PITTSBURGH -- Nick Bonino’s best stick in the playoffs this spring has been as a dominant faceoff guy for the Penguins.
Naturally, what Bonino did Tuesday night in the final 2:33 of play turned out to be something the 28-year-old centerman doesn’t do all that often -- like scoring a goal.
Bonino’s first-ever Stanley Cup Final marker gave the Penguins a 3-2 victory over the Sharks at CONSOL Energy Center. The kicker is, for all the speed Pittsburgh has, Bonino was standing still and undecided which is rather un-Penguin-like.
“I came into the zone late and saw Tanger [Kris Letang] in the corner,” Bonino said. “Hagey [Carl Hagelin] was down there battling with them. I wasn’t sure if I should get out of there and get above their guys. They kept it alive.”
Brent Burns, who went at it with Patric Hornqvist all night, lost his stick battling with Letang behind the Sharks net. Paul Martin saw it and tried to stand halfway between goalie Martin Jones and the slot where Bonino stood motionless.
Letang fed the puck diagonally and Bonino swung.
“It’s one of those shots that wasn’t my hardest shot by any means, but just found a way to flip it over him,” Bonino said. “That pass from Tanger makes it a whole lot easier to score goals.”
Bonino had a team-high six shots. As they have done all through the playoffs, Pittsburgh outshot the Sharks, 41-26.
“He’s a terrific player in every aspect of the game,” said Penguins coach Mike Sullivan of Bonino. “We use him in so many key situations, offensively and defensively.
“He has high hockey IQ and sees the ice well. The way he uses his stick to take away passes is impressive. He blocks shots. Good faceoff guy. He’s done so much for our team to get us to this point.”
Pittsburgh had to kill off a penalty after his goal to survive.
“A penalty that late, it’s a really good feeling and not giving them any shots, we got to go do that,” Hagelin said.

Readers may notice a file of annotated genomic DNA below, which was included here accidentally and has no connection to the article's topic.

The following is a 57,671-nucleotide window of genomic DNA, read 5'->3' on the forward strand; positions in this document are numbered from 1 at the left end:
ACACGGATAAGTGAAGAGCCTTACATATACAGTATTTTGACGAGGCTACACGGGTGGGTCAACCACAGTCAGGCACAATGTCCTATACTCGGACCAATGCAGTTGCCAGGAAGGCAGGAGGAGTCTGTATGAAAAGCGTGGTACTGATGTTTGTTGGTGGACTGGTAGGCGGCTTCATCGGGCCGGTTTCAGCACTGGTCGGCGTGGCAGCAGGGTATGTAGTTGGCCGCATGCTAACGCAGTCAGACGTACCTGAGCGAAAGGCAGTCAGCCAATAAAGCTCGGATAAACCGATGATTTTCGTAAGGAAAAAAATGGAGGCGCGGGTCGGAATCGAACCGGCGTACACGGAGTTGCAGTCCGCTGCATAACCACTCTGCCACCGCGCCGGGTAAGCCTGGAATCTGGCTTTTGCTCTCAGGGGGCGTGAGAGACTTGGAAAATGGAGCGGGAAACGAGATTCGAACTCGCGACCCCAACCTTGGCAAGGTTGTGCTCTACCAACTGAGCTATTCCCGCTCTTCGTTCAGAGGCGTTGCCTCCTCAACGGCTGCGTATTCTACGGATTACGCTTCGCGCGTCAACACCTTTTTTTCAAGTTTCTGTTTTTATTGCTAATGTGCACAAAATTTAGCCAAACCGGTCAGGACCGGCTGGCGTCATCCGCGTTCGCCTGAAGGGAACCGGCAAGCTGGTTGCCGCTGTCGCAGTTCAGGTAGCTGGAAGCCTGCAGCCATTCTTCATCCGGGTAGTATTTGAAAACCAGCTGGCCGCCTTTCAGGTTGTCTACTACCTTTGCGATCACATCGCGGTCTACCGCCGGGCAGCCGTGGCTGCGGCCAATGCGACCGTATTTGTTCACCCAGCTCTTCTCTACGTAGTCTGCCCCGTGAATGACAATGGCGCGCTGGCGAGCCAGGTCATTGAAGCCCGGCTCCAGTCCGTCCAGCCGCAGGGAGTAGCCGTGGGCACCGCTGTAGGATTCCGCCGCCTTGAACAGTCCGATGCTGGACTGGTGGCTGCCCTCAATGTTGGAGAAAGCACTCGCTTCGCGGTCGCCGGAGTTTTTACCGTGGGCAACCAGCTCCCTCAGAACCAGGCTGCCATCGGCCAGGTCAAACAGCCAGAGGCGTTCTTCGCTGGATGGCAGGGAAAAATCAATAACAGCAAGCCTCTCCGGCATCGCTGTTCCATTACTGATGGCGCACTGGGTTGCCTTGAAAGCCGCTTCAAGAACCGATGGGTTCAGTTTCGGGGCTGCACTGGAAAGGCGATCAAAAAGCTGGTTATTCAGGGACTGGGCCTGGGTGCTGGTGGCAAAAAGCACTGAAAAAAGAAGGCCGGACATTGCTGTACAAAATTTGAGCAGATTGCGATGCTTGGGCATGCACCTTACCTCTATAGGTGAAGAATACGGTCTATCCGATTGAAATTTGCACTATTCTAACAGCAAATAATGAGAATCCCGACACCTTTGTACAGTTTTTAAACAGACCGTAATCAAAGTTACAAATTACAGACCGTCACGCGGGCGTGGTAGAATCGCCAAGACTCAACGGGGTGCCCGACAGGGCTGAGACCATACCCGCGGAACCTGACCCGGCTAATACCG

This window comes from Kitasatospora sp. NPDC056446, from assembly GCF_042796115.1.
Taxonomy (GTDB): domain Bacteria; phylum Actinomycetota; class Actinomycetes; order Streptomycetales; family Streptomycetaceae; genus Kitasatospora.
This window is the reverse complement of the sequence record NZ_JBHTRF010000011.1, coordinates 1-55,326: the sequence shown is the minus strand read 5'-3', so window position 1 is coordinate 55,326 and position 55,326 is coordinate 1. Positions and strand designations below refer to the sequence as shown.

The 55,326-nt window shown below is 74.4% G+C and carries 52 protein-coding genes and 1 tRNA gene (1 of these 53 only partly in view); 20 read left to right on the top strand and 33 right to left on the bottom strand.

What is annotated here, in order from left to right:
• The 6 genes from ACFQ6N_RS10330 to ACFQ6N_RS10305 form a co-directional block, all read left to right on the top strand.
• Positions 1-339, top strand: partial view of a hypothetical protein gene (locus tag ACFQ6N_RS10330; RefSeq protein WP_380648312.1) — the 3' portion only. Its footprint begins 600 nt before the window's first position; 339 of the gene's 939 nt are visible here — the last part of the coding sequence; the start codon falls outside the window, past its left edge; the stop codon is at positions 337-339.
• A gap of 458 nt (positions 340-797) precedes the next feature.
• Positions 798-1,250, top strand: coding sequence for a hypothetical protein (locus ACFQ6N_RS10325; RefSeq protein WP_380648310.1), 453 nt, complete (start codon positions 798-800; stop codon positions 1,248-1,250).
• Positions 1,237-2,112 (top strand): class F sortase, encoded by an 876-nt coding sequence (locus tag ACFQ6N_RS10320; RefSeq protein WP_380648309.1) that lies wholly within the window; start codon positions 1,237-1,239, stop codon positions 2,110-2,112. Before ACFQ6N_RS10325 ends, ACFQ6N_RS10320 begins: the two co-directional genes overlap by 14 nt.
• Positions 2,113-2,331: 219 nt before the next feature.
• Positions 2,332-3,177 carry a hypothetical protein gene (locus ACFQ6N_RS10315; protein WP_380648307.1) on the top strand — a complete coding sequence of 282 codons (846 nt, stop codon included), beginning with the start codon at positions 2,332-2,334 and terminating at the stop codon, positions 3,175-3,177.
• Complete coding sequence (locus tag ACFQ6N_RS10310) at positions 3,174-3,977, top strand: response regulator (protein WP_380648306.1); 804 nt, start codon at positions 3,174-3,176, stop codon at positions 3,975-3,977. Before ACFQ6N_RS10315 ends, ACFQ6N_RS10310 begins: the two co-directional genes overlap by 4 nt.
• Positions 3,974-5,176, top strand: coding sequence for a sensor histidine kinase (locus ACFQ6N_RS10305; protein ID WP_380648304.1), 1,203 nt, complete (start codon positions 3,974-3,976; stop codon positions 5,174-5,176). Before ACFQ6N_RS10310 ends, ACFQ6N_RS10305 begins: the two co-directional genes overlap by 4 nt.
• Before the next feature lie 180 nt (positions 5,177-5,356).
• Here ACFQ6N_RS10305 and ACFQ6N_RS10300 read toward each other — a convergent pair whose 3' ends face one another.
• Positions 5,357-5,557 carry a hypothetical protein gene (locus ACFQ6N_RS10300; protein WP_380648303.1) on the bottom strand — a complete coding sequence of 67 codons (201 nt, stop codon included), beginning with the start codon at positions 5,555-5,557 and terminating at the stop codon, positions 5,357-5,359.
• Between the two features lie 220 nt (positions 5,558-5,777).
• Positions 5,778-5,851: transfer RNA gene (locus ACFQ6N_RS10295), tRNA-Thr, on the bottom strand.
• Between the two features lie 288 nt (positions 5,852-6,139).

The Sharks haven’t seen the kind of speed the Penguins possess and they got some real close-up views in the opening period.
Pittsburgh owned the middle of the ice, flying unimpeded into the Sharks end. Were it not for the beleaguered Sharks defense’ sticks on the ice, it could have been a blowout. The Sharks simply could not keep up with the Penguins, who jumped out 2-0.
Both goals in 1:02 – Bryan Rust and Conor (cq) Sheary -- that began with rushes then were parlayed into extended shifts in the zone.
“I thought we did a really good job of trying to feel the game out,” said Penguins captain, Sidney Crosby. “Two teams that haven’t seen much of each other in a while. We’re playing, trying to get into our game. It gave us a real good boost.”
Every time you looked up, Hornqvist was in the paint, battling with everything he had against Burns, who incidentally, had to chase down sprinter Hagelin with a poke check from behind during a breakaway or it could have been 3-0 pretty early.
“We skated really hard in the first and they caught up to us in the second when we stopped skating a bit,” Hagelin said. “I think overall, we have to use our speed to be successful in this series.”
Offensively, the highest-scoring team in the playoffs -- the Sharks -- went 8:03 without shot at one point. The Penguins had 27 attempts that period as Jones truly was under siege.
Second period? Different story. Right away, Patrick Marleau had a breakaway, but his shot was wide of the net.
Two minutes later, it was 2-1 as Tomas Hertl fired in tight off Pens defenseman Olli Maatta past Matt Murray on the power play. Within minutes, the Sharks showed some bite with an 8-1 lead in shots. They had settled down. Or maybe just settled in.
Or maybe the Penguins went from eight-gear to third.
“Part of it is human nature,” Sullivan said. “You have to give opponents credit. They will raise their game, raise their intensity. It sometimes starts with our decisions with the puck.
“Early in the second period we turned puck over a few times without a lot of ice. We chose to play in front of them instead of behind them. “
Pittsburgh began having trouble getting cleanly out of its own zone and all those quick lanes through neutral ice were bogged down with bodies.
And whereas it was the Penguins who had this uncanny habit of scoring late in periods against Tampa Bay in the Eastern Conference finals, Marleau had a brilliant fake and wraparound move behind the net on Murray to tie the game with 1:48 left in the period.
“They were really good at getting pucks through the point and banging rebounds, like their second goal but they didn’t do anything crazy,” Murray said.
“They like to get pucks through the point. They are good at sending three guys to the net hard for rebounds. That’s what they did on [Marleau’s] one.”
Marleau figuratively left his mark in this one with a questionable hit to Rust’s head in the third period that twice saw Rust leave the game yet only earned the Shark centerman a minor for an illegal check to the head.
[RELATED: Sharks' Marleau doesn't expect punishment for hit on Rust]
Rust, who had his head down on the play, has been an impact player for Pittsburgh the entire playoffs. His loss in Game 2 on Wednesday would be fairly significant.